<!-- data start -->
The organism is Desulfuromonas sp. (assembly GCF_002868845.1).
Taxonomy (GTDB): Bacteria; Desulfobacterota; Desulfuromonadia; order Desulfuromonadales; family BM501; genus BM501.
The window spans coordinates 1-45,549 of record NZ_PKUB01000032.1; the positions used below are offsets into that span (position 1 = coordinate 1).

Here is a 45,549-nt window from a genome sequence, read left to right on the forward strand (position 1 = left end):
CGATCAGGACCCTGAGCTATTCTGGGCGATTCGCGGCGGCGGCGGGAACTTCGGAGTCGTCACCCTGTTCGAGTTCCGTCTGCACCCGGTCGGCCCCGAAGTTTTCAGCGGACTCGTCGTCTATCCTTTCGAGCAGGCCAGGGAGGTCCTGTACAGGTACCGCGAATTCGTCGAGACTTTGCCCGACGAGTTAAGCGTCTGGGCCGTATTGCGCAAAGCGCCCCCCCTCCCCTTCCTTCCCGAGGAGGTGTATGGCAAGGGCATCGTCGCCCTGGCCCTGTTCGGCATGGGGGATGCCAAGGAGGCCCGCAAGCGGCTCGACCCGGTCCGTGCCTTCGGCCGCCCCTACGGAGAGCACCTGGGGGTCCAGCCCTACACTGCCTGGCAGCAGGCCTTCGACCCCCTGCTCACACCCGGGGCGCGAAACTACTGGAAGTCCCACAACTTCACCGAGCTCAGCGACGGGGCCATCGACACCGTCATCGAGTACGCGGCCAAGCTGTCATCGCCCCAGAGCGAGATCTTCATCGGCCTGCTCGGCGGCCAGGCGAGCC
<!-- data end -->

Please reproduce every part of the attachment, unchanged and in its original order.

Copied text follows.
The organism is Desulfuromonas sp. (assembly GCF_002868845.1).
Taxonomy (GTDB): Bacteria; Desulfobacterota; Desulfuromonadia; order Desulfuromonadales; family BM501; genus BM501.
The window spans coordinates 1-45,549 of record NZ_PKUB01000032.1; the positions used below are offsets into that span (position 1 = coordinate 1).

Here is a 45,549-nt window from a genome sequence, read left to right on the forward strand (position 1 = left end):
CGATCAGGACCCTGAGCTATTCTGGGCGATTCGCGGCGGCGGCGGGAACTTCGGAGTCGTCACCCTGTTCGAGTTCCGTCTGCACCCGGTCGGCCCCGAAGTTTTCAGCGGACTCGTCGTCTATCCTTTCGAGCAGGCCAGGGAGGTCCTGTACAGGTACCGCGAATTCGTCGAGACTTTGCCCGACGAGTTAAGCGTCTGGGCCGTATTGCGCAAAGCGCCCCCCCTCCCCTTCCTTCCCGAGGAGGTGTATGGCAAGGGCATCGTCGCCCTGGCCCTGTTCGGCATGGGGGATGCCAAGGAGGCCCGCAAGCGGCTCGACCCGGTCCGTGCCTTCGGCCGCCCCTACGGAGAGCACCTGGGGGTCCAGCCCTACACTGCCTGGCAGCAGGCCTTCGACCCCCTGCTCACACCCGGGGCGCGAAACTACTGGAAGTCCCACAACTTCACCGAGCTCAGCGACGGGGCCATCGACACCGTCATCGAGTACGCGGCCAAGCTGTCATCGCCCCAGAGCGAGATCTTCATCGGCCTGCTCGGCGGCCAGGCGAGCC